At the same time, the Leeds Richard knew hadn’t vanished. Some old friends remained, both friends and foes, and they needed to be part of his story, too. There’s continuity in everything.

Those were my starting points. There was factual research, of course, but far more thinking, mostly about the relationships, which have always been a big part of this series.

And that is the genesis of this book.

Previous titles in this series include:


Visit our website for more information on this series.

Did You Know . . . that Wordsworth wanted to hang you until you were dead?

Michael Wiley, author of the Daniel Turner mysteries and most recently Monument Road, the first in an intriguing new series featuring private investigator Franky Dast, has provided this week’s interesting fact.

9780727887436I’m split at the root. I write contemporary hardboiled mysteries set in the U.S. I also teach British Romantic poetry at the University of North Florida. In my new mystery MONUMENT ROAD, Franky Dast works as an investigator for an organization that fights to free wrongly convicted death row inmates – a story I started thinking about while reading William Wordsworth.

Did you know that Wordsworth wanted to hang you until you were dead? When he came in from tiptoeing through the daffodils and wiped the splendor-in-the-grass off his shoes, his thoughts turned to justifications for public murder.

Sure, Wordsworth wasn’t always that way. When, as a five-year-old, he stumbled upon a spot ‘where in former times a murderer had been hung in iron chains’, the experience scared the hell out of him. As a young man, he imagined springing a convict from prison and putting him in nature where he might ‘blossom again’.

After all, in his early years, he broke the law himself. As a schoolboy, he stole a boat. In his early twenties, he may even have plotted to kill King George III – the kind of crime that could have gotten him hanged and then dissected in a public exhibition.

But as he aged, his attitudes hardened and the humane spirit of his poetry sometimes floated off like a cloud o’er vales and hills. When he turned seventy, he started writing a series of ‘Sonnets Upon the Punishment of Death’ – which he could have subtitled Reasons to String Up a Man By His Neck.

He argued that if lawmakers ‘spare[d] the murderer’, they would ‘debase the general mind’.  According to his odd logic, a condemned man would ‘welcome death!’ lest ‘old temptations for ever blast’  him to hell. ‘Authority in earth,’ he said, ‘depends on Love and Fear’ – fear apparently triumphing over love.

When reading such sentiments, I find myself lonely for the young Wordsworth. I think he would sympathize with Franky Dast who, while digging into death row cases, meets men and women desperate for a life of freedom and love. For Franky and for them, such a life is the only redemption.

MONUMENT ROAD is available in hardcover now in the UK and will be published in hardcover in the USA and ebook on 1 December.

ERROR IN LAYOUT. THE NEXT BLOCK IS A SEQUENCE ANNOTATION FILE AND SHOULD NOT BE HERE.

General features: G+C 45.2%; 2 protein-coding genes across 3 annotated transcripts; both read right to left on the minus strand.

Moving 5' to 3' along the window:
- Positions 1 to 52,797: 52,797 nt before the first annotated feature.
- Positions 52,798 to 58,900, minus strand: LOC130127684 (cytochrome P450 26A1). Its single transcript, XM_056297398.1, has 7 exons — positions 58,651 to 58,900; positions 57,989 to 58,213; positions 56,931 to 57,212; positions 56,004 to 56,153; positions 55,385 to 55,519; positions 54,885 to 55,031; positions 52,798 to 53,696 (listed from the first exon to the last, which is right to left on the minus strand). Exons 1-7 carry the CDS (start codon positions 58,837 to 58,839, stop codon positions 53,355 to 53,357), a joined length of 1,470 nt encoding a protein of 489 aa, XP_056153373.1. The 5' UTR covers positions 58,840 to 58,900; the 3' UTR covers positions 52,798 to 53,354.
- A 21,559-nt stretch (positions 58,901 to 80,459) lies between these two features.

Michael Wiley is also the author of the Daniel Turner Florida Noir mysteries. Visit our website for more information.





#BookExtract – Murder in a Cornish Alehouse


“Those interested in the fashion and cultural history of the period, not to mention Cornish dialect, will find a lot to like”  Publishers Weekly 

Mistress Rosamond Jaffrey is summoned to Cornwall and finds herself embroiled in an investigation involving smugglers, piracy – and rumours of treason.

 June, 1584.  On hearing news of the sudden death of her stepfather, Sir Walter Pendennis, Rosamond Jaffrey must leave London for Cornwall to look after the interests of her young half-brother and try to mend her strained relationship with their mother. However, on arriving in Cornwall, Rosamond makes the shocking discovery that Sir Walter was in fact murdered – and reluctantly she agrees to work with an agent of the queen’s spymaster, Sir Francis Walsingham, in order to unmask the killer.  Rosamond’s investigations will lead her into a dangerous maelstrom of smuggling, piracy – and rumours of treason.


Advance. Retreat
Advance. Retreat.
Glide. Turn.
Rosamond executed the dance-like steps with graceful precision despite wearing heavy skirts held as wide as any at Queen Elizabeth’s court by the undergarment known as a wheel farthingale. Since there might be times of crisis when her movements were restricted by similar garments, she practiced while wearing them. A wise woman learned how to overcome her disadvantages.
Advance. Retreat.
Advance. Retreat.
Glide. Spin. Stab!
The dagger in right her hand slid smoothly through leather and straw before imbedding itself in the heart of the man-sized bag suspended from the ceiling of the gallery at Willow House. It struck within an inch of the spot where its twin was already lodged.
Her cry of triumph went unheard by anyone but the cat, Watling, who had been watching from a cushion on a window seat. The large gray and white striped feline stared at her with unblinking green eyes. Then, with the supreme rudeness only a cat could manage, his mouth opened wide in a yawn.